09 Sep 4 architectural perspectives that promote a health care organization’s growth and lower operational costs Pt. 2
Part 2 of 4. Teamwork.
The Collaboration of evidence-based design and clinical planning creates efficiency, ultimately saving money. The Pew Research Center shows that by the year 2029, over 75 million boomers will have entered Medicare eligibility. This statistic is an indication your facility will be providing increased levels of care with an aging staff population and potential workforce shortage. In relation to design, this will entail designing a facility that is more efficient, less stressful and uses proven techniques to reduce length of stays. Ways this can be accomplished are through:
- Increased uses of technology in care delivery
- Efficient staff pathways and decentralized work stations
- Exterior and interior healing gardens and large windows
- Noise-reduction measures.
- Access to community and ease of mobility within the facility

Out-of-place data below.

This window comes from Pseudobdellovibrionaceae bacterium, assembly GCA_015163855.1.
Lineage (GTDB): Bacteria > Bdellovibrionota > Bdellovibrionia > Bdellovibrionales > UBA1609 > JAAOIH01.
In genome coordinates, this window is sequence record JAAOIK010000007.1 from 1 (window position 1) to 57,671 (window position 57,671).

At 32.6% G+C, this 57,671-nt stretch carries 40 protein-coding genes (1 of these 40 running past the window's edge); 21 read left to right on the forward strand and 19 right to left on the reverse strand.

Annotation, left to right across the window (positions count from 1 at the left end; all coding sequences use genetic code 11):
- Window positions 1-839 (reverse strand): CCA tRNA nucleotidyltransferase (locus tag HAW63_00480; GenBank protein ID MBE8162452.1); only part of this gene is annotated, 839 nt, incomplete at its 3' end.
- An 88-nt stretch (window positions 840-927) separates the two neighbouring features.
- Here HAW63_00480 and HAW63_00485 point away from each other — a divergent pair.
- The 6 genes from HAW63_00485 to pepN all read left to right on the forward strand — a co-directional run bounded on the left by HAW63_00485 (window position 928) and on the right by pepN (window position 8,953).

According to recent studies, exposure to natural elements leads to lower doses of medication, fewer post-surgery complications and higher job satisfaction. On the inside of the building, it is well known that an understandable wayfinding system reduces anxiety and frustration. Patients with regular access to daylight, nature and music heal faster with reduced complications. Further, a healthcare campus should create environments to encourage family participation which can help prevent patient isolation and assist in support to staff. This entails designing space for recreational activities, education and overnight accommodation that are friendly to children and pets.